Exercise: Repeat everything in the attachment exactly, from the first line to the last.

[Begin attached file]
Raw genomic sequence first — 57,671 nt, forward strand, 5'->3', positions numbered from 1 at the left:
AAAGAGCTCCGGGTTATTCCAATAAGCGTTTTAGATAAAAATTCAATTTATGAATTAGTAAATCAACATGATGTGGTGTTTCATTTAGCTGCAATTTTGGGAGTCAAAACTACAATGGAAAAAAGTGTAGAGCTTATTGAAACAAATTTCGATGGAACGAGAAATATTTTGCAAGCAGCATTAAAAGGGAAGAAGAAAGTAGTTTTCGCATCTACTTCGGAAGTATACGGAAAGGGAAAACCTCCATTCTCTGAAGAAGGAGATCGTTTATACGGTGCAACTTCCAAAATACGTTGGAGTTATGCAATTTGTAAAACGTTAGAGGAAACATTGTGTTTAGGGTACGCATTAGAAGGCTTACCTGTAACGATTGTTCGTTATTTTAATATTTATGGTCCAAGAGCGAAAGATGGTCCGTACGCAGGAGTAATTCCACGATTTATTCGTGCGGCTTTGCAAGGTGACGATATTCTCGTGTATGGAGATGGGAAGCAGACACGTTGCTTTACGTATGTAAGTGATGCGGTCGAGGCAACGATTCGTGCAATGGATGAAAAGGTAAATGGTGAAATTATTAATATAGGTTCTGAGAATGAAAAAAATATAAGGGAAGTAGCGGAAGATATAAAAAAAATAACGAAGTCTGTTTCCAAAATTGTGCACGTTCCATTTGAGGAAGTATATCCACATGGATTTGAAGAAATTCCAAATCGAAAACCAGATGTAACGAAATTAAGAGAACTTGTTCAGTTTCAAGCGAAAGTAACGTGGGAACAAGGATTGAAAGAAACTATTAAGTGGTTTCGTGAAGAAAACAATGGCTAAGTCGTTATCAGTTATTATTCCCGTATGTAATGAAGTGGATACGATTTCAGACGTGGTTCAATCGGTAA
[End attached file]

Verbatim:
Raw genomic sequence first — 57,671 nt, forward strand, 5'->3', positions numbered from 1 at the left:
AAAGAGCTCCGGGTTATTCCAATAAGCGTTTTAGATAAAAATTCAATTTATGAATTAGTAAATCAACATGATGTGGTGTTTCATTTAGCTGCAATTTTGGGAGTCAAAACTACAATGGAAAAAAGTGTAGAGCTTATTGAAACAAATTTCGATGGAACGAGAAATATTTTGCAAGCAGCATTAAAAGGGAAGAAGAAAGTAGTTTTCGCATCTACTTCGGAAGTATACGGAAAGGGAAAACCTCCATTCTCTGAAGAAGGAGATCGTTTATACGGTGCAACTTCCAAAATACGTTGGAGTTATGCAATTTGTAAAACGTTAGAGGAAACATTGTGTTTAGGGTACGCATTAGAAGGCTTACCTGTAACGATTGTTCGTTATTTTAATATTTATGGTCCAAGAGCGAAAGATGGTCCGTACGCAGGAGTAATTCCACGATTTATTCGTGCGGCTTTGCAAGGTGACGATATTCTCGTGTATGGAGATGGGAAGCAGACACGTTGCTTTACGTATGTAAGTGATGCGGTCGAGGCAACGATTCGTGCAATGGATGAAAAGGTAAATGGTGAAATTATTAATATAGGTTCTGAGAATGAAAAAAATATAAGGGAAGTAGCGGAAGATATAAAAAAAATAACGAAGTCTGTTTCCAAAATTGTGCACGTTCCATTTGAGGAAGTATATCCACATGGATTTGAAGAAATTCCAAATCGAAAACCAGATGTAACGAAATTAAGAGAACTTGTTCAGTTTCAAGCGAAAGTAACGTGGGAACAAGGATTGAAAGAAACTATTAAGTGGTTTCGTGAAGAAAACAATGGCTAAGTCGTTATCAGTTATTATTCCCGTATGTAATGAAGTGGATACGATTTCAGACGTGGTTCAATCGGTAA